Basic Contract Law
In the construction world, contractors deal with contracts on a daily basis. A contract is a binding agreement, something that is essential for business dealings. If one party does not hold up their end of the contract, the other party can turn to legal action to help with any of the resulting damages. Every contract must meet specific requirements to be enforceable by a court. Before entering into a contract with another party, you should consider hiring Tampa construction attorneys who knows the ins and outs of contract law. Here are a few things to keep in mind when entering a contract.
What Are The Key Terms You Need To Know?
As your Tampa construction attorney we’ve compiled an overview of the major key terms you need to be aware of.
Consideration. In order for any contract to be legally binding, it must include a consideration. A consideration is the benefit that each party gets or expects to get from the contract agreement. To make a consideration valid, each party needs to make a change in their position. For example, either a promise to do something you’re not legally obligated to do or a promise not to do something you have the right to do (i.e. a promise to not file a lawsuit).
Offer And Acceptance. There must be a definite offer and acceptance to create a legally binding contract.
Legal Purpose. The purpose of the contract must not violate the law.
Capable Parties. This is exactly what it sounds like. Each party must be “capable” of making a contract, i.e., understanding what they are doing.
Mutual Assent. This is where all contracting parties must intend to be bound by their agreement and need to agree on all essential terms.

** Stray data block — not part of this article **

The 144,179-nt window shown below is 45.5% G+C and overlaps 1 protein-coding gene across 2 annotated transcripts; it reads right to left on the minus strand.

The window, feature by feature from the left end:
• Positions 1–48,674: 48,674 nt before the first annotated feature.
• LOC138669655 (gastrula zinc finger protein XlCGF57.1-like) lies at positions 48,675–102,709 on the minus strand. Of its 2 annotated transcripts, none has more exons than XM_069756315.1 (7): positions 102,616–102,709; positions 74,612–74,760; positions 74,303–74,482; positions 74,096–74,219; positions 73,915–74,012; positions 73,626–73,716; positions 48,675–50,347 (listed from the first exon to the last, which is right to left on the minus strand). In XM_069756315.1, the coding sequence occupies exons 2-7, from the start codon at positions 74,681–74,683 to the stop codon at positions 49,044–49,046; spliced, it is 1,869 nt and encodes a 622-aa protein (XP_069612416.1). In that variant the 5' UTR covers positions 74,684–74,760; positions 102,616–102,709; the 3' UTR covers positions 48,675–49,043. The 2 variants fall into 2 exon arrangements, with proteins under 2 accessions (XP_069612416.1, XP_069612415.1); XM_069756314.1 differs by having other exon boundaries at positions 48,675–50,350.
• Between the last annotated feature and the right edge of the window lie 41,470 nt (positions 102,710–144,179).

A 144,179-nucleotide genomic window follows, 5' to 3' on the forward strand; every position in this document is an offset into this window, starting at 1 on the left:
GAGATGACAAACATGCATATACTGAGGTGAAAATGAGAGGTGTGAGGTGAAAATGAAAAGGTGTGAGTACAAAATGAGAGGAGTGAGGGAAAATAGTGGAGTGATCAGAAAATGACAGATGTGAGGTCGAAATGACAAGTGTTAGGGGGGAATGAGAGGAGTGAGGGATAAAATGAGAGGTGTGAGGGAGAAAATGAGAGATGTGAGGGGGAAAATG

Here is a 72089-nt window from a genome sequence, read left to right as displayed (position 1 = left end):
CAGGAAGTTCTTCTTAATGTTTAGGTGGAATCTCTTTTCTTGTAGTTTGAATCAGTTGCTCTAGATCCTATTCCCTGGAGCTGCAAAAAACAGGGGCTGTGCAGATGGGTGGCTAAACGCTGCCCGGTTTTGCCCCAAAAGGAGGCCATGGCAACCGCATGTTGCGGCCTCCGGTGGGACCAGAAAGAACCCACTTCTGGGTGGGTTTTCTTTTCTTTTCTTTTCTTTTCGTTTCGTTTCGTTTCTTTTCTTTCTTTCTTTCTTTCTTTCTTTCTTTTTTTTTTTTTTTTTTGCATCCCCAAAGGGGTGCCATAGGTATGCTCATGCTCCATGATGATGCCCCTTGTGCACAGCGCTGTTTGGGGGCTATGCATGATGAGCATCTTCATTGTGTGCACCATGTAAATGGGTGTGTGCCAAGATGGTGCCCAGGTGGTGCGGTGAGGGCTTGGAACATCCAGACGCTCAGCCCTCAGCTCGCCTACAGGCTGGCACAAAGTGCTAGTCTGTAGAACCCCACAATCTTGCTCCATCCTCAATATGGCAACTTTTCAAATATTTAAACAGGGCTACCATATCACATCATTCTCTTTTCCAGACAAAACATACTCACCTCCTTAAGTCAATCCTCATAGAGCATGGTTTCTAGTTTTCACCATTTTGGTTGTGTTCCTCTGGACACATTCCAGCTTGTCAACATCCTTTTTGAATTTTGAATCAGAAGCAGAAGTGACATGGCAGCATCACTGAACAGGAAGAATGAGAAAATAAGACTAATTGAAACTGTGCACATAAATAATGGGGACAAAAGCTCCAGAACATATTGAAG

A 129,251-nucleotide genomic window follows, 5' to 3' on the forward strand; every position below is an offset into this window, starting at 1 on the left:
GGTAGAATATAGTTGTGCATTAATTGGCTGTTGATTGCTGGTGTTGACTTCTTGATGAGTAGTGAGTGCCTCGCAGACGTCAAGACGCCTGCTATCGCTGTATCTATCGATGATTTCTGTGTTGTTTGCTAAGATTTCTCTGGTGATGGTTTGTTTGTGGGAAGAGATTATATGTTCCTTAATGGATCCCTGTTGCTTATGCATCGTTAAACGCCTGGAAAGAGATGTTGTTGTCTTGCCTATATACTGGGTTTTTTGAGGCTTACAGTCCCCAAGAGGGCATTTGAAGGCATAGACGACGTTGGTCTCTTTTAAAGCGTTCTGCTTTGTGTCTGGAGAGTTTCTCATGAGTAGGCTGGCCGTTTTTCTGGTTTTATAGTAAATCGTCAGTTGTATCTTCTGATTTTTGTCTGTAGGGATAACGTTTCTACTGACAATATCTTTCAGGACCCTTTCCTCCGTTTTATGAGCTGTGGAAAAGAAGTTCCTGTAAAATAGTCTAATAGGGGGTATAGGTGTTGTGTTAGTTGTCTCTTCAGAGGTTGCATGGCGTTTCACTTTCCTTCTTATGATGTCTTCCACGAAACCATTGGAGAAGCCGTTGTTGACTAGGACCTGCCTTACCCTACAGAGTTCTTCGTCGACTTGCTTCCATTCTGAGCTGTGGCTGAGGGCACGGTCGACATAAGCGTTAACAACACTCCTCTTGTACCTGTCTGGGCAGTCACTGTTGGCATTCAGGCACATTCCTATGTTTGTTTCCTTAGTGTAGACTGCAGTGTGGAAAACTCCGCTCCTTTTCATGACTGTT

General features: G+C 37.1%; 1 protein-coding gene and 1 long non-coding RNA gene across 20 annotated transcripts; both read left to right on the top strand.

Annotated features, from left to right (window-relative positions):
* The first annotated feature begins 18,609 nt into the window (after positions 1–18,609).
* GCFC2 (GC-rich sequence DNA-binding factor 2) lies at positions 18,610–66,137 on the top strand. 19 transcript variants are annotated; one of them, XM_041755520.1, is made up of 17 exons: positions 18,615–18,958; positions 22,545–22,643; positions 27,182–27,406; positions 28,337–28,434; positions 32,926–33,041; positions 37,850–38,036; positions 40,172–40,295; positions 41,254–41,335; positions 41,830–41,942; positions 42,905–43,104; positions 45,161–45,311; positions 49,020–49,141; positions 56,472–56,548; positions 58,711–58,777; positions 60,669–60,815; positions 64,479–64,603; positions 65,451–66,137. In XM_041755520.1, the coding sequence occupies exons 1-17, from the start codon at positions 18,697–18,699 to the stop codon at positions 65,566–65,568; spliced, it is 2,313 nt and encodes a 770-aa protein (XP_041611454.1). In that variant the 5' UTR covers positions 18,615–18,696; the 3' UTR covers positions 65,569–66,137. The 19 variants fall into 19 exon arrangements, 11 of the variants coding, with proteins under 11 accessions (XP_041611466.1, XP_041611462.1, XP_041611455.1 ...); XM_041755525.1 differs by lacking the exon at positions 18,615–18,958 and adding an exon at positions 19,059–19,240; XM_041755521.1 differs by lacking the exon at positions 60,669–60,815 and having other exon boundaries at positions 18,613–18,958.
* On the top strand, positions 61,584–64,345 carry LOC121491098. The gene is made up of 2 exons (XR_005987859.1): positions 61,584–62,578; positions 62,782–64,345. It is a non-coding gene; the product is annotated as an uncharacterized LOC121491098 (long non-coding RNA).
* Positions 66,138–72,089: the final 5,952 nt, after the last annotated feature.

What Makes Up A Contract? A contract typically refers to a written agreement, including the following:
- Introductory materials
- Key Term Definitions (See Above)
- Statement Of The Purpose(s) Of The Agreement
- Exhibits Or Attachments
- Obligations And Conditions
- Signature Block
The Contract Process
Phase 1: Contemplating The Deal. This is when all of the parties assess the prospective arrangement and all the associated risks and attempt to predict the outcome.
Phase 2: Reaching An Agreement. This phase includes the parties negotiating and agreeing on terms, which are formalized into a written contract.
Phase 3: Performance And Enforcement. After the contract is drawn out, the parties are now legally required to uphold to their mutual obligations. If one party fails to perform, the other has the option of disputing to enforce the deal.
Disclaimer: The information contained in this article is for general educational information only. This information does not constitute legal advice, is not intended to constitute legal advice, nor should it be relied upon as legal advice for your specific factual pattern or situation.